Consistent with the ads and information in the anchor link, you gain the visitors’ trust because of your credibility. It also indicates that you are paying attention to the ads and content.
To make your referring source more engaging and consistent:
Choose a similar tone and language between the landing page and post ads
For email, color schemes and similar images are ideal.
A badly optimized landing page can negatively affect your site. But sometimes, it can be hard to produce a high-quality landing page that readers could be interested in.
Understand that marketing a brand does not mean you’ll succeed right away. So, apply these best practices to have a more UX-optimized landing page. Also, focus on the methods we’ve explained above to maximize your site and landing page.
Kenneth Sytian is the Owner and CEO of Sytian Productions Web Design Philippines. He has been designing websites and developing web apps for more than a decade. He is the driving force behind the company and an influencer in the industry of web design and development in the Philippines.
When you’re writing a UX copy, it’s obvious what you need to focus on.
It’s the USER.
Your users are your top concern, and it’s your task to keep them in mind while writing UX copy. This is the only way to make sure they’re satisfied with the content you provide. But, your target users can differ on so many levels. They differ in age, sex, ethnicity, social status, and more. So how can you write a UX copy that makes all of them happy?
We will share some tips that will help you to learn how to write an inclusive UX copy.
UX copy (microcopy) guides a user through a product experience, e.g. a website, app, platform interface, database or CMS.
An inclusive UX copy is based on diversity, empathy, and open mind – it’s supposed to make every user included. Writing an inclusive UX copy, supposed to meet the needs of different target groups, is challenging but doable. All you need is the right guidance and determination to succeed.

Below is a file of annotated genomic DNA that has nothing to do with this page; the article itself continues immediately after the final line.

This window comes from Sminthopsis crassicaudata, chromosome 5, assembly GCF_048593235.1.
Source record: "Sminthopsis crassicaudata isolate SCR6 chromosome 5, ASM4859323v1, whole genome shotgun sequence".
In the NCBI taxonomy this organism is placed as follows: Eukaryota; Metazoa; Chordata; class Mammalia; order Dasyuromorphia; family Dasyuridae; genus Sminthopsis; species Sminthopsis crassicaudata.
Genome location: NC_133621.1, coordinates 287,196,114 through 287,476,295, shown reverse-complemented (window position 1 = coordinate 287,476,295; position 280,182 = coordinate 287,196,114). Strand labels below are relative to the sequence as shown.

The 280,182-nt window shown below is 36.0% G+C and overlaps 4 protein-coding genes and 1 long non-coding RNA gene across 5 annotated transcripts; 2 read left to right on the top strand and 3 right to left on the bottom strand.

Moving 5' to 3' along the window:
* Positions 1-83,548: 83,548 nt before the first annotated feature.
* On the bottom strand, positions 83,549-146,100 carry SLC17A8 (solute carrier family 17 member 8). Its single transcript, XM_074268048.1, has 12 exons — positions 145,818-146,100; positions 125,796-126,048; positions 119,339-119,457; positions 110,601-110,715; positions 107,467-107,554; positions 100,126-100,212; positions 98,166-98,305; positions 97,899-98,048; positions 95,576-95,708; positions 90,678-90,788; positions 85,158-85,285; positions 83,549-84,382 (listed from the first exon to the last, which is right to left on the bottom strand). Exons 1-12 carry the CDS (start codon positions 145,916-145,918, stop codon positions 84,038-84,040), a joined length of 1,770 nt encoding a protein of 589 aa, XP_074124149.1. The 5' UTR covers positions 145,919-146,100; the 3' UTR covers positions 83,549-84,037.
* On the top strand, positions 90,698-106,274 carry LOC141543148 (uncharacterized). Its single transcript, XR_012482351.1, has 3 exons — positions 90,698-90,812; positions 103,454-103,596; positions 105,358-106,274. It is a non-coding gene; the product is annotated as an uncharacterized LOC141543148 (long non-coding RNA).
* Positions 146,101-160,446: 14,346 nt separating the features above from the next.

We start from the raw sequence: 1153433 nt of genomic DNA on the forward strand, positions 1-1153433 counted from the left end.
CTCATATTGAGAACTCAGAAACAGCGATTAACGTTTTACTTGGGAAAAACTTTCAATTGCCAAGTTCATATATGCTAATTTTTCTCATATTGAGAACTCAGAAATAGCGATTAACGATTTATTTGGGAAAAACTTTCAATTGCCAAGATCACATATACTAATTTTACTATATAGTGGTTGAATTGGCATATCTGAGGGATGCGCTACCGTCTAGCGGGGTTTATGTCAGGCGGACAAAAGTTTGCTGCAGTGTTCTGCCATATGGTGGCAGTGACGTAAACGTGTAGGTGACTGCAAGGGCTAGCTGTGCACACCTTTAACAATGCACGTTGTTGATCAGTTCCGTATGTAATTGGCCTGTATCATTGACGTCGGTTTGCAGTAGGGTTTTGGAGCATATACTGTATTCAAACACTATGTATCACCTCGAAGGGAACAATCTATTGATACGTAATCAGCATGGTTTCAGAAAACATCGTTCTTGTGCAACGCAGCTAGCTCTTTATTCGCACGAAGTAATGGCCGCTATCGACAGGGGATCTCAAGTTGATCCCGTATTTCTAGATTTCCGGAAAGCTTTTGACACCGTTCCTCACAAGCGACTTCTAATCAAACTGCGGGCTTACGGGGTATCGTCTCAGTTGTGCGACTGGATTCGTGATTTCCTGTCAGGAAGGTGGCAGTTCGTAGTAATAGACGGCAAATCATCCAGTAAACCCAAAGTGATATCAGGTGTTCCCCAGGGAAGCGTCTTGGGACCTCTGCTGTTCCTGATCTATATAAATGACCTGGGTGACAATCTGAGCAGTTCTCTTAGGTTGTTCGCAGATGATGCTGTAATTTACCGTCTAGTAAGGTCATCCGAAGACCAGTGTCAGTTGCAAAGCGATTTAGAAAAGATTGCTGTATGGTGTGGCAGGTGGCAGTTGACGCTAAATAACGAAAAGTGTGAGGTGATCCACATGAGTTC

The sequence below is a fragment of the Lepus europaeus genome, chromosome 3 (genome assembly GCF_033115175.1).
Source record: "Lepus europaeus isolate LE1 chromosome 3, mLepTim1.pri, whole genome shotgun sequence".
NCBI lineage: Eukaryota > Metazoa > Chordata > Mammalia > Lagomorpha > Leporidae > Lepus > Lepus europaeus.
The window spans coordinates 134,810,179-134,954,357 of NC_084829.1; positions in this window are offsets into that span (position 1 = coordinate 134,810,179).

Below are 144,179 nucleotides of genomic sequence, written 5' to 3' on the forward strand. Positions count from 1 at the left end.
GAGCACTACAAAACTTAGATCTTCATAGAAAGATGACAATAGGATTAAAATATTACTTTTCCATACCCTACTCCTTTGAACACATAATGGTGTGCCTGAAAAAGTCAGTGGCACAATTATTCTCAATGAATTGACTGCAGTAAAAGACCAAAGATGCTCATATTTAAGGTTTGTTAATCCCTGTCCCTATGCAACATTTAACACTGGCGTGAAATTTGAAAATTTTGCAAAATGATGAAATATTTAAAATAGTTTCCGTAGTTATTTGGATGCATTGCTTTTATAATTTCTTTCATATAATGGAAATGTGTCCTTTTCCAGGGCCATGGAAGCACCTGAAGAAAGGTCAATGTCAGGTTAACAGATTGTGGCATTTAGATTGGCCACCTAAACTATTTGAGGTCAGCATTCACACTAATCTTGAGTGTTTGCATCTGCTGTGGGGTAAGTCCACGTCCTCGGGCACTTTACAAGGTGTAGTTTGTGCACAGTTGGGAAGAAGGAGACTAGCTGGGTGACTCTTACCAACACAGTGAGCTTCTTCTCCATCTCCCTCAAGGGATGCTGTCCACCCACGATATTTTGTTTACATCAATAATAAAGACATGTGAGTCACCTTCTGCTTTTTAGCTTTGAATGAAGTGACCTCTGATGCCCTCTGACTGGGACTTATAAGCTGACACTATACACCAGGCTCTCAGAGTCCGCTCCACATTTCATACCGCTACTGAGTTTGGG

We’ve put together 8 best tips for writing an inclusive UX copy. Let’s take a look:
Adjust Your Language
Before you start writing your inclusive UX copy, you have to determine the type of language you’ll be using. That means you can’t write for a typical target group but write for all language levels.
There are simple but effective rules to make your copy inclusive in terms of language level. Here’s what we suggest:
use simple language Write your copy as if you were writing to a good friend of yours.
use simple vocabulary If you tend to use overly technical or scholarly words, chances are that a part of your target audience won’t be able to completely understand your copy. Find a simpler way to say the same thing and adjust your vocabulary.
use simple sentence structures There’s no need to have complex sentences that go on for miles as most users will find it hard to follow. Instead, use short and simple sentences – this will improve the dynamics of your copy and make it more inclusive.
This way, you’ll be making sure that everyone, regardless their age, sex, ethnicity, or education level, can fully understand your copy. Set language rules before you start writing to make sure you have a clear idea and a plan.
As a UX writer, you have to be careful about the references you’re making. If you make a reference that includes only a certain group of people, you’re actually excluding everyone else.
So, a person reading your copy that doesn’t belong to this group might feel unwanted or confused.
This is why you should avoid doing the following:
making cultural references You’re limiting your UX copy to users who belong to a certain culture. Everyone else will feel like the copy isn’t for them.
making social status references It’s not your job to determine who gets to read your copy or not. This is why making references about the social status of your users would be highly inappropriate.
using localisms, slang, idioms, or metaphors Any of the above can be considered limiting and excluding. While people belonging to one group or target market would use the idiom you wrote, others might say it the other way.
When you’re writing your copy, you need to make sure you’re not excluding anyone. That’s why you constantly need to ask yourself:
Will everyone understand this the same way?
If the answer is no, you need to modify it.
Set a Consistent Tone
An inclusive UX copy has to take the needs and feelings of all users into consideration. That means that the entire copy needs to provide a uniformed, clearly defined experience for all of them.
This is why you should set a consistent tone and make sure you stick to it from top to bottom. That includes:
a specific voice
a specific emotion
a specific energy
The crucial three factors mentioned above is what defines how your users feel while reading the copy. And, if you tend to change it or mix it up all the time, you’ll be sending them different messages. This will lead them to trust you less and feeling unsure about what they’re reading.
Understand Your Users’ Needs